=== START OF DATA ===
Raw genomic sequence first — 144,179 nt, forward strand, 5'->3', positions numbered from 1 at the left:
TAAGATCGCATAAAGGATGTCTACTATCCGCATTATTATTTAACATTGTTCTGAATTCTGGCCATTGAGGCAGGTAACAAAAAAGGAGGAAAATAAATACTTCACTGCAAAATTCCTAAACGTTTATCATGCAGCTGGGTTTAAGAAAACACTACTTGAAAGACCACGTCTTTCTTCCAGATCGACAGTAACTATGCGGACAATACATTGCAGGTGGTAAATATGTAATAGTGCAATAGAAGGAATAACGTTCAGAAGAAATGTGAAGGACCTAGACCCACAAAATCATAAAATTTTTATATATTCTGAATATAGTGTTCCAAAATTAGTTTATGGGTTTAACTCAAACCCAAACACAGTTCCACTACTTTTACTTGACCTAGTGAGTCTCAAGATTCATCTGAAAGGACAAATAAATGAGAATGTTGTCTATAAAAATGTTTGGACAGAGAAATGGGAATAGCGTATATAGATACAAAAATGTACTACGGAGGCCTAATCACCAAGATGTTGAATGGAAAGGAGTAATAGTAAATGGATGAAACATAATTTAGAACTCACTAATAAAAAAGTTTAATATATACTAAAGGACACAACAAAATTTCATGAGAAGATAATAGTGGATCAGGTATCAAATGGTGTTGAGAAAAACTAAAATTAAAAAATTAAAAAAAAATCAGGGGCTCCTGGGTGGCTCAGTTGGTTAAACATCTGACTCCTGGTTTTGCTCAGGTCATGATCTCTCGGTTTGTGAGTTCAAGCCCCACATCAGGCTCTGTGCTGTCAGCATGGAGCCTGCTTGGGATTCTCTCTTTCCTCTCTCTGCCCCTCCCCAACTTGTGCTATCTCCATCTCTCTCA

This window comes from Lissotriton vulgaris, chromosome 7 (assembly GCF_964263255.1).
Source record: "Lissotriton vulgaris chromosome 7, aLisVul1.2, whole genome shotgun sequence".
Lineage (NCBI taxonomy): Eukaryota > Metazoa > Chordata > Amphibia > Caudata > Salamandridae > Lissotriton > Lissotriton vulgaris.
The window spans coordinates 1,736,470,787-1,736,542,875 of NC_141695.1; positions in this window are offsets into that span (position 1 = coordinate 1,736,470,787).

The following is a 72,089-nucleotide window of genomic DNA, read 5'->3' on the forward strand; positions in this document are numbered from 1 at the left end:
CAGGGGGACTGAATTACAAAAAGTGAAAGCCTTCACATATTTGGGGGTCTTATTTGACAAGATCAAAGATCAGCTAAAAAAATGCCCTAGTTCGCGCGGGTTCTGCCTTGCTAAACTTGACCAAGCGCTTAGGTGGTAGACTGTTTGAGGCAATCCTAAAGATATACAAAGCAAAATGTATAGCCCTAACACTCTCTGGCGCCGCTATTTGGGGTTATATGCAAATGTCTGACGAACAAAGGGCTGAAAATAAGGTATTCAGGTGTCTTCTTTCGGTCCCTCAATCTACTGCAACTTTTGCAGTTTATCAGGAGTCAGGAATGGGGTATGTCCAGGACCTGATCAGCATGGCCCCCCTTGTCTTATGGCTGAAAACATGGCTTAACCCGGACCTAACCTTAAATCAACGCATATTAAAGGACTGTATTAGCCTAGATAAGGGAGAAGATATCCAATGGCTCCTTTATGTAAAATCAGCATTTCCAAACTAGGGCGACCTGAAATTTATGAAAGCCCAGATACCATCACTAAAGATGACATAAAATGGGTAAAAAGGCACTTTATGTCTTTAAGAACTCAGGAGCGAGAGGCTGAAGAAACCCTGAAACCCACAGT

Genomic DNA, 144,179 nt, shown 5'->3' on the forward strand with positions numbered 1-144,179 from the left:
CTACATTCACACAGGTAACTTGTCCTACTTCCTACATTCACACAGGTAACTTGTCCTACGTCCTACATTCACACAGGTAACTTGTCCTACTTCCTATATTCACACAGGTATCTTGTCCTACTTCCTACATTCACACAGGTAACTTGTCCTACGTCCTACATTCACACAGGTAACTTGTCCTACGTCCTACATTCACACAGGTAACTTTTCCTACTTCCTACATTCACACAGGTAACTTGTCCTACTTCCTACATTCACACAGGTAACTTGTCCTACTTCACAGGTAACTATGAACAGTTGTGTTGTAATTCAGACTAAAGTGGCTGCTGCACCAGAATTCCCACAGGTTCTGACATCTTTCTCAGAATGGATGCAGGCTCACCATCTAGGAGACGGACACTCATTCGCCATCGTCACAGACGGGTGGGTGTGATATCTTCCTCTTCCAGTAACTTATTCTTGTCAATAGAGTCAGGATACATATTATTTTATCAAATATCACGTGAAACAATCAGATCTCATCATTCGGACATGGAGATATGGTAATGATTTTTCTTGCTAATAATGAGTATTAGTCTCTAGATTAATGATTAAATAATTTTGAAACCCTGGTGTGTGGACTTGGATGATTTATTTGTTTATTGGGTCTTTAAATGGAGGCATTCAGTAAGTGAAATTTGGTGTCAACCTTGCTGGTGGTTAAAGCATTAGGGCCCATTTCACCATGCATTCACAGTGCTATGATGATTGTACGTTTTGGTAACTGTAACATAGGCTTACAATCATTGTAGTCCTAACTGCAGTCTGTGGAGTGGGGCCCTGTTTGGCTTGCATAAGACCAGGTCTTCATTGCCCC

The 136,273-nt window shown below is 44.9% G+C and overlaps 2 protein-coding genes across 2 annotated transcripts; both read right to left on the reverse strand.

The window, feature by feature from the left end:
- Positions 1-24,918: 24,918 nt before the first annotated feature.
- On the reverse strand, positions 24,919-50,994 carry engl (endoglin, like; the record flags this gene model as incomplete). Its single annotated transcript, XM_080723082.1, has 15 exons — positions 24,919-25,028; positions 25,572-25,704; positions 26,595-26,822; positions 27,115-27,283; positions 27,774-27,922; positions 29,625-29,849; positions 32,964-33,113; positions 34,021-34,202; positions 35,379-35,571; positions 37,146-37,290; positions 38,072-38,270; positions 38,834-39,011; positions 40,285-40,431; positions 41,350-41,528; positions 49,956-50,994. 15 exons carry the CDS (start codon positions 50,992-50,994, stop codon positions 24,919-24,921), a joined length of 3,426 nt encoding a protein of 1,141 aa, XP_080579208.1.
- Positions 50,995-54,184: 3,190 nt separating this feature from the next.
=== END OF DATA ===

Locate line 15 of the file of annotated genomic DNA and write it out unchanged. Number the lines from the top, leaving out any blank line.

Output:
- Positions 50,995-54,184: 3,190 nt separating this feature from the next.